Who should I vote for?
There are topics of conversation that should be avoided, namely religion, money and politics. However now that what we ate for lunch is deemed worthy of mass sharing, talking about voting, and who you’re voting for has become more common. And if this promotes a healthy dialogue, encouraged participation and informed decision making, it should be celebrated.
In the spirit of this celebration, we’ve summarised some of the key content and digital activity which has caught our eye and prompted this discussion in the run up to #GE2015.
1. The growth of VAAs (voter advice applications) aiding people to make informed decisions based on their own opinions rather than the announced allegiance of national papers (yes I’m looking at you Evening Standard and the Independent) has been a refreshing development, in particular Vote for Policies and Verto from the inspiring team at Bite the Ballot.
2. Social mobility is an issue we should all make efforts to improve and with children of privilege regularly holding positions of influence society-wide, Vice injected a healthy dose of cruel humour with their observations of the recent Oxford and Cambridge boat race, showcasing a particular type of moron.
3. The introduction of Facebook’s I’m A Voter button demonstrates a savvy commitment to increasing voter turnout and neatly sidesteps people being required to publicly announce who they’re voting for.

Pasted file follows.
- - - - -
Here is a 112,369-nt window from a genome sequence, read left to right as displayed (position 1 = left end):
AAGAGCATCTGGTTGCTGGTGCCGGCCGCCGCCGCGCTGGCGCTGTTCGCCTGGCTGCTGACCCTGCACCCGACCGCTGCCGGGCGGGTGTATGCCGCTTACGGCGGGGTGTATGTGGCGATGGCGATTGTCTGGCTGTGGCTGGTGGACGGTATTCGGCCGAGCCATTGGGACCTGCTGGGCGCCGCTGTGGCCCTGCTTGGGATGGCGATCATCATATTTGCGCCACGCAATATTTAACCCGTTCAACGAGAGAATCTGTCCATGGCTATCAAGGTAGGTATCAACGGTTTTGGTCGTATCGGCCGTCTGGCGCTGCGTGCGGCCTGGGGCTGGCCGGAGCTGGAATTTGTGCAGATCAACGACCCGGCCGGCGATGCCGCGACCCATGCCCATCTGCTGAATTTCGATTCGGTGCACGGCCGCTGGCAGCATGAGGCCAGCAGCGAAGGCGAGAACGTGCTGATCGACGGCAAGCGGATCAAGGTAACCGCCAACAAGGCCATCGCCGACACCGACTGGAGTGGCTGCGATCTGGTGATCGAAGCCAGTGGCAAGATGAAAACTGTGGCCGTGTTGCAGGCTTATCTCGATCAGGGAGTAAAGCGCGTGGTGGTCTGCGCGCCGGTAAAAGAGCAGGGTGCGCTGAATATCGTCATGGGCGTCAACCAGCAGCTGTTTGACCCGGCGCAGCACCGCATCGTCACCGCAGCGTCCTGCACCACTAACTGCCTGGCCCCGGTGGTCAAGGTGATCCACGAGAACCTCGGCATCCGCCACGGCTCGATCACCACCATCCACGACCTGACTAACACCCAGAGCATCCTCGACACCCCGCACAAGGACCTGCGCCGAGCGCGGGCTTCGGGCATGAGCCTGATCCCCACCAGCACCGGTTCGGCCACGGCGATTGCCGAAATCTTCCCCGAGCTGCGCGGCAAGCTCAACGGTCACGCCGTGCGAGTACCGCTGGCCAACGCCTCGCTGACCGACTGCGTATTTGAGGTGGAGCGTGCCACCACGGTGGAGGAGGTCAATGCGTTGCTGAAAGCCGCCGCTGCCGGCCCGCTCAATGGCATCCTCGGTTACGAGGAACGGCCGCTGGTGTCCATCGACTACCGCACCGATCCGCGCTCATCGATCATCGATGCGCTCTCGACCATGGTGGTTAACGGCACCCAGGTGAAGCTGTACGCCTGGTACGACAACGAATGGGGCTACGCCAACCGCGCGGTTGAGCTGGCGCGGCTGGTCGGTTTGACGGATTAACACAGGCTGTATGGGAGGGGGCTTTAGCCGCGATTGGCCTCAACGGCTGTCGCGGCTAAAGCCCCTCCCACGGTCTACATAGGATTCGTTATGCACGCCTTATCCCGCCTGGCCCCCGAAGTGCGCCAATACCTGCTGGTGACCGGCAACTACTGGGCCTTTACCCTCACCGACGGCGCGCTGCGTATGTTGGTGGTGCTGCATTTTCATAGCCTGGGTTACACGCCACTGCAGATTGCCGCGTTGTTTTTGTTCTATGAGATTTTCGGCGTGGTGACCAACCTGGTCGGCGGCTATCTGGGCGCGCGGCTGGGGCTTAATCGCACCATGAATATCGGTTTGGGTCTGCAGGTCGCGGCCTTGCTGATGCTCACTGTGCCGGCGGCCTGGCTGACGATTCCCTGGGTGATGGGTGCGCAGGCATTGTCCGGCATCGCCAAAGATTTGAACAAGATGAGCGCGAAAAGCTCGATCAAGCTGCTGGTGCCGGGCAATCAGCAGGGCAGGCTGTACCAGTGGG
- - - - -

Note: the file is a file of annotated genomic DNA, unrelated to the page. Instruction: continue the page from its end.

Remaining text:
4. Want to talk to a youth audience? Involving a vlogger has become a well trodden path to success. Luckily despite sponsored content from multiple brands, this hasn’t extended to political parties (can you imagine?!). Instead, vloggers such as Hannah Witton have been free to encourage political engagement as a whole. And with audience sizes comparable to political party membership (thanks for this observation Kieran Yates ), hopefully the impact will be seen in the turnout.
5. With only 4% of MPs from ethnic minorities representing 13% of the population as a whole, the depressing knock on effect is that 24% of those from a racial minority background are not registered to vote. The number of seats where ethnic minority voters could decide the outcome has increased to 70% since 2010, and it’s this that Operation Black Vote hopes to capitalise on through their recent campaign.
So go out and vote, and hope for change. “Life is too short to hate people. Still, it’s entirely legitimate to hate a set of ideas”.